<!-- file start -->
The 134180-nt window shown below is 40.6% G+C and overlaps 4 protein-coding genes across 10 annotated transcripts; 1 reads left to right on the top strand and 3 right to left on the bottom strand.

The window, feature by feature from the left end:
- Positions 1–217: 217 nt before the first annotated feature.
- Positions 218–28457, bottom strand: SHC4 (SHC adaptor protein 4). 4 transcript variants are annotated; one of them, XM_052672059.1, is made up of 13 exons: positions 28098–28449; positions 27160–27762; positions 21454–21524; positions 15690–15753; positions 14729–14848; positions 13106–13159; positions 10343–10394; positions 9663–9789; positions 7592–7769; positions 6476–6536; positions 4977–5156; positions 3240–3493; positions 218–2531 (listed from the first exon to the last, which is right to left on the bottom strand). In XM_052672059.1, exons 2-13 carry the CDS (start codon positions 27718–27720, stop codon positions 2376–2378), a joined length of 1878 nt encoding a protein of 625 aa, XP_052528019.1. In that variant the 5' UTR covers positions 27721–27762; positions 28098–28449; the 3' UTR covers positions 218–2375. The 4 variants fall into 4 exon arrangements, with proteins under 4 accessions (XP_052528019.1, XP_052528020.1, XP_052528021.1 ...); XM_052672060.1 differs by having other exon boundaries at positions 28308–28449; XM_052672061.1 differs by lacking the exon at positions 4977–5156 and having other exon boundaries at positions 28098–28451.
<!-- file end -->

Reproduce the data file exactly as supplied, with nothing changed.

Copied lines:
The 134180-nt window shown below is 40.6% G+C and overlaps 4 protein-coding genes across 10 annotated transcripts; 1 reads left to right on the top strand and 3 right to left on the bottom strand.

The window, feature by feature from the left end:
- Positions 1–217: 217 nt before the first annotated feature.
- Positions 218–28457, bottom strand: SHC4 (SHC adaptor protein 4). 4 transcript variants are annotated; one of them, XM_052672059.1, is made up of 13 exons: positions 28098–28449; positions 27160–27762; positions 21454–21524; positions 15690–15753; positions 14729–14848; positions 13106–13159; positions 10343–10394; positions 9663–9789; positions 7592–7769; positions 6476–6536; positions 4977–5156; positions 3240–3493; positions 218–2531 (listed from the first exon to the last, which is right to left on the bottom strand). In XM_052672059.1, exons 2-13 carry the CDS (start codon positions 27718–27720, stop codon positions 2376–2378), a joined length of 1878 nt encoding a protein of 625 aa, XP_052528019.1. In that variant the 5' UTR covers positions 27721–27762; positions 28098–28449; the 3' UTR covers positions 218–2375. The 4 variants fall into 4 exon arrangements, with proteins under 4 accessions (XP_052528019.1, XP_052528020.1, XP_052528021.1 ...); XM_052672060.1 differs by having other exon boundaries at positions 28308–28449; XM_052672061.1 differs by lacking the exon at positions 4977–5156 and having other exon boundaries at positions 28098–28451.